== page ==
This exercise called Fear Setting is designed to help anyone facing a challenging decision by analyzing and dissecting it in order to make informed choices.
Tim Ferriss is an author, speaker, entrepreneur, investor, and all around polymath. He’s most famous for writing books like The Four-Hour Workweek and for his popular podcast called The Tim Ferriss Show.
In a Ted Talk titled Why You Should Define Your Fears Instead of Your Goals, Ferriss introduces an exercise called Fear Setting which he uses to avoid decision paralysis.
The exercise is designed to help anyone facing an uncomfortable decision and lays out clear steps to dissect and analyze any decision in order to quickly get into taking action.
The first main steps involve laying out the decision in question and asking yourself three initial questions regarding it.
In order to face the decision head on, Ferriss explains that we need to first define it thoroughly. This involves laying out (in writing) the exact details of the decision or problem we are facing.
This is helpful because it allows us to remove any psychological baggage we may be associating it with and gives us a clear, undistorted view of the problem at hand.
During this step it is also important to list out any worries or foreseeable problems that the decision may cause for us.
After defining the decision or action clearly, Ferriss suggests we list out all of the ways in which we can prevent any of the damage that might be done by it.
For instance, if the decision involves some deal of personal risk it may be helpful to list out ways in which you can mitigate these risks. It’s important here to be completely honest with yourself and address even the smallest worries that you have regarding this important decision.
After listing out preventative measures, Ferriss explains that we should next list out ways in which we can repair any damage that might be done by the decision if we took action on it.
This is different from preventative measures in that they address what could happen after the decision is enacted rather than before.
This step is important because it forces us to see what the real consequences of the decision will be and allows us to separate likely repercussions from imagined catastrophizing.
After laying out these three steps, Ferriss suggests we ask ourselves a few more important questions to help us solidify the importance of the decision in our mind.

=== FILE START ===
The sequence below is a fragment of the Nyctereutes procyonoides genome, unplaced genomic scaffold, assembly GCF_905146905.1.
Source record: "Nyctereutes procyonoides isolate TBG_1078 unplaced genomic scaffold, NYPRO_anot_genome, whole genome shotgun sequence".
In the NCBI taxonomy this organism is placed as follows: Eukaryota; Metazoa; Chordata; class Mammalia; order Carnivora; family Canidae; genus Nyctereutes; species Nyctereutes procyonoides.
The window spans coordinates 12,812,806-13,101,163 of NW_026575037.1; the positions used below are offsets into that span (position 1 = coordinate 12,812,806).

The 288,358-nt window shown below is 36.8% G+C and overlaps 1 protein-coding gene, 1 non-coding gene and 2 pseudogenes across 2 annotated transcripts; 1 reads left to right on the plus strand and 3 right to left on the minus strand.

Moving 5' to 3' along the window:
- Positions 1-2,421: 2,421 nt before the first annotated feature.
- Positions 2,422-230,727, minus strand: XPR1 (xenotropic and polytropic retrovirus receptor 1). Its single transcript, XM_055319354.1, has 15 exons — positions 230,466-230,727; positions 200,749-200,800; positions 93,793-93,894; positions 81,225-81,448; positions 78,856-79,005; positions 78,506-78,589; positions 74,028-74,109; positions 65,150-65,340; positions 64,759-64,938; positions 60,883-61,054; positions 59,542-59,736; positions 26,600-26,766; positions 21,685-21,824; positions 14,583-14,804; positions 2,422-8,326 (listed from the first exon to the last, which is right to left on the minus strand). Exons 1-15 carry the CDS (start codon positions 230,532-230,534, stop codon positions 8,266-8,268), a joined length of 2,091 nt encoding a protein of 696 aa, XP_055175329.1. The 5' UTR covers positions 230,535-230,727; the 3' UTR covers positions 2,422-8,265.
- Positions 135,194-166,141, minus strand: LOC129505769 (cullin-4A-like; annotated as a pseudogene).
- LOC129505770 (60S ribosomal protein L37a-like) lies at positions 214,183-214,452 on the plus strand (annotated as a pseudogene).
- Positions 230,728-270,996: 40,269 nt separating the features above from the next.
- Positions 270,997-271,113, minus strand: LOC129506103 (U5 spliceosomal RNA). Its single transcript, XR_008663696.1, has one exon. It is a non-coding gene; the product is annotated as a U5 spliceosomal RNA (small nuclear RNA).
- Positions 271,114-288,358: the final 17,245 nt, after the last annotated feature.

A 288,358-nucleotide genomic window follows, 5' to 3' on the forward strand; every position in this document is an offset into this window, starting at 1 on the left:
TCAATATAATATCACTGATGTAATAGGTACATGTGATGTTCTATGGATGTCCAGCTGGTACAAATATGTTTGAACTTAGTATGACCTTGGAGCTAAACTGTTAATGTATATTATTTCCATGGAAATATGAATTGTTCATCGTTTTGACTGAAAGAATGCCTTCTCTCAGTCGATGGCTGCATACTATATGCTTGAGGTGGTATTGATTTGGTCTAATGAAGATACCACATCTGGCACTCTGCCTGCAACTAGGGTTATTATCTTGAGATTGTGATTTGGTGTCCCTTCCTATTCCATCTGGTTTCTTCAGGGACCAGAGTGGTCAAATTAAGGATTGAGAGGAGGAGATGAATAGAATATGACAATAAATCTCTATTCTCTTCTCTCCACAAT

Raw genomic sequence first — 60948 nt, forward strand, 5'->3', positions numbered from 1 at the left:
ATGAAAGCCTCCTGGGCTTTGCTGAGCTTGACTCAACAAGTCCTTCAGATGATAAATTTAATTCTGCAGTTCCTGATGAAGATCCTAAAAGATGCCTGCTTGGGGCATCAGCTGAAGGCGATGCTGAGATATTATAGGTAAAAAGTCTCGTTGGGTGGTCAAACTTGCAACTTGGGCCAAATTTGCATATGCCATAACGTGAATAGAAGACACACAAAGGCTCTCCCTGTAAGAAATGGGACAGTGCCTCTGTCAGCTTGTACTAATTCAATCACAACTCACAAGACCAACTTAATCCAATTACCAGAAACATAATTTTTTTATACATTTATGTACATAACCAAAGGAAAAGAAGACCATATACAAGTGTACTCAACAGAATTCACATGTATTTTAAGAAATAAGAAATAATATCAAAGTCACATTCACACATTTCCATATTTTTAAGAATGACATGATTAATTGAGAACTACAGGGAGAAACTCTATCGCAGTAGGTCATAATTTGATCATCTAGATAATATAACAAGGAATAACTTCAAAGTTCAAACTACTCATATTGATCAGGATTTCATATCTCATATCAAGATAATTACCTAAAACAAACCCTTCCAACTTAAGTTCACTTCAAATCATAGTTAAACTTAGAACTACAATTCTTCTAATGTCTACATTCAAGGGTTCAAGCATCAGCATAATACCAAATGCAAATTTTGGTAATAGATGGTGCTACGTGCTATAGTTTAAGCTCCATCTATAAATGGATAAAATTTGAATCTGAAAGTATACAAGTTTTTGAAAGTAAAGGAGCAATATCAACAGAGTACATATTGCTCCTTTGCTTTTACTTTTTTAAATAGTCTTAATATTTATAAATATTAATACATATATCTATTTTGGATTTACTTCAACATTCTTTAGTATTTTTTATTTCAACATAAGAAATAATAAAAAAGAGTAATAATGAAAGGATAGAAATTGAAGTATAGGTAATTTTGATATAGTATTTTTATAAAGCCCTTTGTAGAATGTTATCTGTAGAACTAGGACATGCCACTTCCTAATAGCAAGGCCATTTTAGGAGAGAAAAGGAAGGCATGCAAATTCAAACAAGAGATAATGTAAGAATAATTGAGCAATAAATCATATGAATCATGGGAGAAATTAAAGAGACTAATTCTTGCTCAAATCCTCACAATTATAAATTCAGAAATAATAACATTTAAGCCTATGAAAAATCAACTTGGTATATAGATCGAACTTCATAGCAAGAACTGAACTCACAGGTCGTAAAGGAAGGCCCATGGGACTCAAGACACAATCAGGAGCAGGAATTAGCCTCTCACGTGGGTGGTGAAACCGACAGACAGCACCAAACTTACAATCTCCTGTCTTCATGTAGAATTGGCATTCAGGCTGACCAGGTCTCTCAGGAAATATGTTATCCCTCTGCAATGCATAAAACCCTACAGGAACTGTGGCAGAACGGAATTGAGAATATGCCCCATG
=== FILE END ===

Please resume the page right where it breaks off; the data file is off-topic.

What might be the benefits of an attempt, or a partial success—6 months, 1 year, or 3 years down the road?
This first question addresses what could potentially go right, rather than focusing completely on the negative consequences.
If successful in our intended action, what could potentially be the positive outcome? Additionally, what benefits could be received if our success is only partial? And how would it look in the near future and far future?
This question is helpful because it allows us to clearly visualize the positive outcome that we could receive in a realistic way. Again, it is important to be very honest with ourselves when asking these questions as they will give us confidence and motivation when looked at with a critical and unbiased eye.
What are the costs of inaction (emotional, physical, financial, etc.)—6 months, 1 year, or 3 years down the road?
This last question is important because it addresses what will happen if we don’t make the decision or go through with our intended action. Sometimes this question alone can clarify whether or not the decision is worth the effort.
When we clearly lay out the costs of inaction we can see how important or unimportant the decision really is. It’s important again to be realistic and to look at the potential costs short term as well as in the distant future.
The exercise of Fear Setting may seem overly complex, however, when facing a challenging decision the thorough nature of the exercise can be just what we need to examine all sides of a situation. This exercise can really help to quell anxiety and give us an actionable way to examine our decision rather than catastrophizing over and over in our heads. Remember, the goal of Fear Setting is to get us to take action, so feel free to only perform the aspects of the exercise that you find most helpful or use it in its entirety to be completely sure you are making a good decision.
There’s a quote that Ferriss mentions in the end of his talk from a man named Jerzy Gregorek, which goes:
“Easy choices, hard life. Hard choices, easy life.”
Ultimately, remember this quote when making decisions because sometimes the hardest decisions are the ones that we most need to make.